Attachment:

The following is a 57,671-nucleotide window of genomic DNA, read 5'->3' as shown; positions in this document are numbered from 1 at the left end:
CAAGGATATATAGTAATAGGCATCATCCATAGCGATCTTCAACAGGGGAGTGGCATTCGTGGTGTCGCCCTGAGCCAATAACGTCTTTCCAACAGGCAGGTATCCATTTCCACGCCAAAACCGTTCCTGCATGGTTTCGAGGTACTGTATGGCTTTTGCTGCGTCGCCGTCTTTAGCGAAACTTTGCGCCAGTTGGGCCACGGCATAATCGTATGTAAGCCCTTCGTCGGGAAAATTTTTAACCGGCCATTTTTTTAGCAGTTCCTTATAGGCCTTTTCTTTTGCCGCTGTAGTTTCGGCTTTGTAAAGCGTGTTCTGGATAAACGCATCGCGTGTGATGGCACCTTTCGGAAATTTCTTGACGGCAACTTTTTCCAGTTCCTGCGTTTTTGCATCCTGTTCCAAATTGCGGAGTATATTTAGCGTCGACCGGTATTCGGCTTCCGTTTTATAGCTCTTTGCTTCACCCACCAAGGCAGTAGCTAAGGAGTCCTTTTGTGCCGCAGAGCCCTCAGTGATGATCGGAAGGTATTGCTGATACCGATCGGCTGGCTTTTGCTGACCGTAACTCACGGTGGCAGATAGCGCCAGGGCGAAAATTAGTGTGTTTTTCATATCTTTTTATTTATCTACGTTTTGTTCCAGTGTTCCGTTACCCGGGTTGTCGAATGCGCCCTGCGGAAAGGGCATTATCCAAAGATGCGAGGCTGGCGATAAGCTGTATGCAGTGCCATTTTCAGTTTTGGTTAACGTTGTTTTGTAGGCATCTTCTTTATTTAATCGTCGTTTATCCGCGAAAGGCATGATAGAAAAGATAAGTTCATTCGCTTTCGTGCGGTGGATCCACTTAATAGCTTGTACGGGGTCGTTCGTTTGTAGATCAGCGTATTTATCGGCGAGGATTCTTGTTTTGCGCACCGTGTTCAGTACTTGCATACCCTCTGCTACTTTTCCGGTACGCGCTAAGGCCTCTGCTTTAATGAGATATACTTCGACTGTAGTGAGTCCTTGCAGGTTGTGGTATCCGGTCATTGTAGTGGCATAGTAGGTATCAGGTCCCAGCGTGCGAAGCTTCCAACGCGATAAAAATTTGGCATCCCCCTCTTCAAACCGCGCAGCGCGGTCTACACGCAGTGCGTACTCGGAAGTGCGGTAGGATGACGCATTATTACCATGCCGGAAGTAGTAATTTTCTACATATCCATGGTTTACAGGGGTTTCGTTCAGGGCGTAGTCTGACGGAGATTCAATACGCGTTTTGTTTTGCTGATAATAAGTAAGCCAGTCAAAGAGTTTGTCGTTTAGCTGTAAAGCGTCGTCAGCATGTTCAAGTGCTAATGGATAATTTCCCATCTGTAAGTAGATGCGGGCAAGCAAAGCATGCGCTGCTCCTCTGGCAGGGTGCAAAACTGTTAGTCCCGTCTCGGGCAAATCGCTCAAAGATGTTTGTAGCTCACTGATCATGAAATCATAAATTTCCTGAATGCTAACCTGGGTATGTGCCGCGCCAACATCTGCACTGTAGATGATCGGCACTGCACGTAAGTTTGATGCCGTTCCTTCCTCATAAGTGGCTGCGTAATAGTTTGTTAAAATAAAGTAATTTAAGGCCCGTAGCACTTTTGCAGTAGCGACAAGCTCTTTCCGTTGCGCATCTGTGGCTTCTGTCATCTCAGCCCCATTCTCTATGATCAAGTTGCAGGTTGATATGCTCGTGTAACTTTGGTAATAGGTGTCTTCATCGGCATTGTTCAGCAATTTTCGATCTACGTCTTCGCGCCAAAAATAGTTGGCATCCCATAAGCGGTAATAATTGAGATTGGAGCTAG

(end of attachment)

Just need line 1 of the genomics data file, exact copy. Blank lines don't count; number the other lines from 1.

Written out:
The following is a 57,671-nucleotide window of genomic DNA, read 5'->3' as shown; positions in this document are numbered from 1 at the left end: